I am supposed to show that there exists an $x$ in the interval $[0,\pi]$ such that $f(x)=f(x+\pi)$ by considering another function $g:[0,\pi] \to \mathbb{R}$ defined by $g(x)=f(x)-f(x+\pi)$.

Should I use a concrete example by considering a trig function?

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  • $\begingroup$ Sure sounds like a job for the intermediate value theorem $\endgroup$ Feb 3, 2016 at 23:28
  • 3
    $\begingroup$ Concrete is often good. I would say not in this case. $\endgroup$ Feb 3, 2016 at 23:29
  • $\begingroup$ What can be said about the values of $g(0)$ and $g(\pi)$? $\endgroup$
    – Roland
    Feb 3, 2016 at 23:30
  • $\begingroup$ What goes up must come down. $\endgroup$
    – 2'5 9'2
    Feb 3, 2016 at 23:40
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    $\begingroup$ @George I think this is a very reasonable question to ask, even if it is an assignment question. OP has not asked for us to do the question entirely. They have shown us their thoughts and ideas (considering a trig function here is a very natural path to take in this question, even if it is not the actual way to go). $\endgroup$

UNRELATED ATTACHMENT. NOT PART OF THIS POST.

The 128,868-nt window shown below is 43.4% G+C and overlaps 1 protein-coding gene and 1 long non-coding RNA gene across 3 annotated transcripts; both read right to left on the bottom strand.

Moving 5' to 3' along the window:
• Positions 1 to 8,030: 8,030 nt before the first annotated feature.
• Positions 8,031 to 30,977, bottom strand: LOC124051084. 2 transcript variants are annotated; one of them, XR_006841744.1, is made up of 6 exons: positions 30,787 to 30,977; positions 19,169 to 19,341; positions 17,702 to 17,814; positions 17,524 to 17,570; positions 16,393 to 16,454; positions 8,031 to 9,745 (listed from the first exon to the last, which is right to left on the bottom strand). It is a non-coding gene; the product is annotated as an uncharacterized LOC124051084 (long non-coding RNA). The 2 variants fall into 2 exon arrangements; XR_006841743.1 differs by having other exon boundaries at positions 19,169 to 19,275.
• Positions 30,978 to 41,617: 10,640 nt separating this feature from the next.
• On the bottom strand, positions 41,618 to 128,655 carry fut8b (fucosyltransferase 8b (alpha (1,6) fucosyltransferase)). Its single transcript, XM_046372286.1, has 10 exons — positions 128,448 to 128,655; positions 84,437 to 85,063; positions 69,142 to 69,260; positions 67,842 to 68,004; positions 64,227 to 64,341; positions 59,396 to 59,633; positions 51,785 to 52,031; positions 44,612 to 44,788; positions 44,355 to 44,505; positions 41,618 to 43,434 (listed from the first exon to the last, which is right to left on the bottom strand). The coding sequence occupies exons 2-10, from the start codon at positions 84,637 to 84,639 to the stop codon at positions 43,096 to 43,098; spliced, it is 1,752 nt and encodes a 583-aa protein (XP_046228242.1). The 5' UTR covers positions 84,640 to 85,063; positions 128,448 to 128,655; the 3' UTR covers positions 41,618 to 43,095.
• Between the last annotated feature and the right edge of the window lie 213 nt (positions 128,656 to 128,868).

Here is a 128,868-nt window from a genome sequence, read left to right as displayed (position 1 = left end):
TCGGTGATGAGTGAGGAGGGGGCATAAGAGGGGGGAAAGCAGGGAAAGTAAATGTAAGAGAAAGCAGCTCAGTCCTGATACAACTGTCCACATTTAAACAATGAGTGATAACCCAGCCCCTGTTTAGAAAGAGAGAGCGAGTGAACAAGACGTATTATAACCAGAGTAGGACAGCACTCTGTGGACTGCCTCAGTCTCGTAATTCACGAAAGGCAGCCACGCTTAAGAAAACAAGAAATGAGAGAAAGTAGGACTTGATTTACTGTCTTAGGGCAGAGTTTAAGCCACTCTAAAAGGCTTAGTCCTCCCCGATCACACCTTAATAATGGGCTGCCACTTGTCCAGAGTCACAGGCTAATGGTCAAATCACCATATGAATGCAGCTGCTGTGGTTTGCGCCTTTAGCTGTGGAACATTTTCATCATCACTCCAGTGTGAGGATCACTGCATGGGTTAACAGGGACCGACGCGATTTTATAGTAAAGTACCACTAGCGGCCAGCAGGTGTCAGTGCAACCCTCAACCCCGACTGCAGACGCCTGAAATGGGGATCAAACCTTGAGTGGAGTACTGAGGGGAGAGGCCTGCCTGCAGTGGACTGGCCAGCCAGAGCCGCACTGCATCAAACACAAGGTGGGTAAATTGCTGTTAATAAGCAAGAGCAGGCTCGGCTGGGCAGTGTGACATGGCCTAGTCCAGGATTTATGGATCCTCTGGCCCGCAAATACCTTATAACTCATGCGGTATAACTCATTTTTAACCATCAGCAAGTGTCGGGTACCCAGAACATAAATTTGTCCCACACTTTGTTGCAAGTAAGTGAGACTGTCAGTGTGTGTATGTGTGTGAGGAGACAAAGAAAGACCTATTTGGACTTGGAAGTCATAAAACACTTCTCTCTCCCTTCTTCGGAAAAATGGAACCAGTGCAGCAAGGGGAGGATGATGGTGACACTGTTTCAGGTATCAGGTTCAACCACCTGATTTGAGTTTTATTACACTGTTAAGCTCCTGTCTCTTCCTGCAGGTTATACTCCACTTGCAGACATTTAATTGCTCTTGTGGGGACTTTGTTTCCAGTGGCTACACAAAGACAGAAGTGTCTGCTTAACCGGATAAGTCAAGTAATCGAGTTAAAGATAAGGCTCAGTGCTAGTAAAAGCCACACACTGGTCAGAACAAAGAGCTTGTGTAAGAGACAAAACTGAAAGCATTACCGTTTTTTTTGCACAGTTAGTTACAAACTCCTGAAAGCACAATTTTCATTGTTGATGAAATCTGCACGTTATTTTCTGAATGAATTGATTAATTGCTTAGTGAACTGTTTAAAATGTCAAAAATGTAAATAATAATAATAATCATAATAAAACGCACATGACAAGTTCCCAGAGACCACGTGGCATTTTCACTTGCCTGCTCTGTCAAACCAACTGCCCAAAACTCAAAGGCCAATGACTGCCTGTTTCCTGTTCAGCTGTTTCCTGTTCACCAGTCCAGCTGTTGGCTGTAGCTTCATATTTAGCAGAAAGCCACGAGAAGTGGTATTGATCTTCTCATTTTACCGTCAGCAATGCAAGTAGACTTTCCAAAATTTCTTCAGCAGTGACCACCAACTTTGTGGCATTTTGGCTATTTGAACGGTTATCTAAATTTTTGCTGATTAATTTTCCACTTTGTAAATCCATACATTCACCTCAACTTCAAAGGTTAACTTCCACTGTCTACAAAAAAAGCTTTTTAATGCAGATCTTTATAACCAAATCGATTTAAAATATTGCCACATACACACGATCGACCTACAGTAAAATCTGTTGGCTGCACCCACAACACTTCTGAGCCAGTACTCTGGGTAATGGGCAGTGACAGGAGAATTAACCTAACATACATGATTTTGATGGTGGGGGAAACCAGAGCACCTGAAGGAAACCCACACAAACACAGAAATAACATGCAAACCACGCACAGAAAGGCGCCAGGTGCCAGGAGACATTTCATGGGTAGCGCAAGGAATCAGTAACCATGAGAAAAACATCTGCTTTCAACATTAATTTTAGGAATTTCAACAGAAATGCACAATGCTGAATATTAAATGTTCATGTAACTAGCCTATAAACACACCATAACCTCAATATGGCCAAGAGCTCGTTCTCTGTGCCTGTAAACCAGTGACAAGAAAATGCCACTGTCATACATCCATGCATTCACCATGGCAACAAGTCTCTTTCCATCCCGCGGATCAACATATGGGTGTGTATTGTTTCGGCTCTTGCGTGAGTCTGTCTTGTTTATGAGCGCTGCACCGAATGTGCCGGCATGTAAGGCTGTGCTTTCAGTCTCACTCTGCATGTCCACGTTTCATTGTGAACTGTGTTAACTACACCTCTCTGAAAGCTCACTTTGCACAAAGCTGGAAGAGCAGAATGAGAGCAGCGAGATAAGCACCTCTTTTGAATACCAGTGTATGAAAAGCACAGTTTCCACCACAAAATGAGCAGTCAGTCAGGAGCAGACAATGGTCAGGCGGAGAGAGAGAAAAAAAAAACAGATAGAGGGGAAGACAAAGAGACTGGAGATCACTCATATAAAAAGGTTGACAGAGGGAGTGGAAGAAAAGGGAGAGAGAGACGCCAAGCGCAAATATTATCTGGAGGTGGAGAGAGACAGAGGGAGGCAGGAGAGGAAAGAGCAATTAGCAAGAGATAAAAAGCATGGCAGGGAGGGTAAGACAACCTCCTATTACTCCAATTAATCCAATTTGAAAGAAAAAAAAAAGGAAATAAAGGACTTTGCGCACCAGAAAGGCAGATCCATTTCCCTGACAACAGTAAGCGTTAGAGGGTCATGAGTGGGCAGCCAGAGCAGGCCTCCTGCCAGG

– Trogdor
    Feb 4, 2016 at 0:38

2 Answers 2


You can consider a specific example if it gives you insight, but it is not sufficient: You're asked to prove this for all functions that satisfy the assumptions.

As far as actually making the proof, try considering the intermediate value theorem. Note that $g(0) = f(0) - f(\pi)$ and $g(\pi) = f(\pi) - f(0) = - (f(0) - f(\pi))$. What can you conclude from this?


Consider $g(y)=f(y)-f(y+\pi)$ where $y\in [0,\pi]$. $g$ is continuous $g(0)=f(0)-f(\pi)=f(2\pi)-f(\pi)$ and $g(\pi)=f(\pi)-f(2\pi)=-g(0)$.

So $g(0)$ and $g(\pi)$ are of opposite sign and $g$ continuous. So by the intermediate value theorem

$$\exists x\in[0,\pi],\,g(x)=f(x)-f(x+\pi)=0$$


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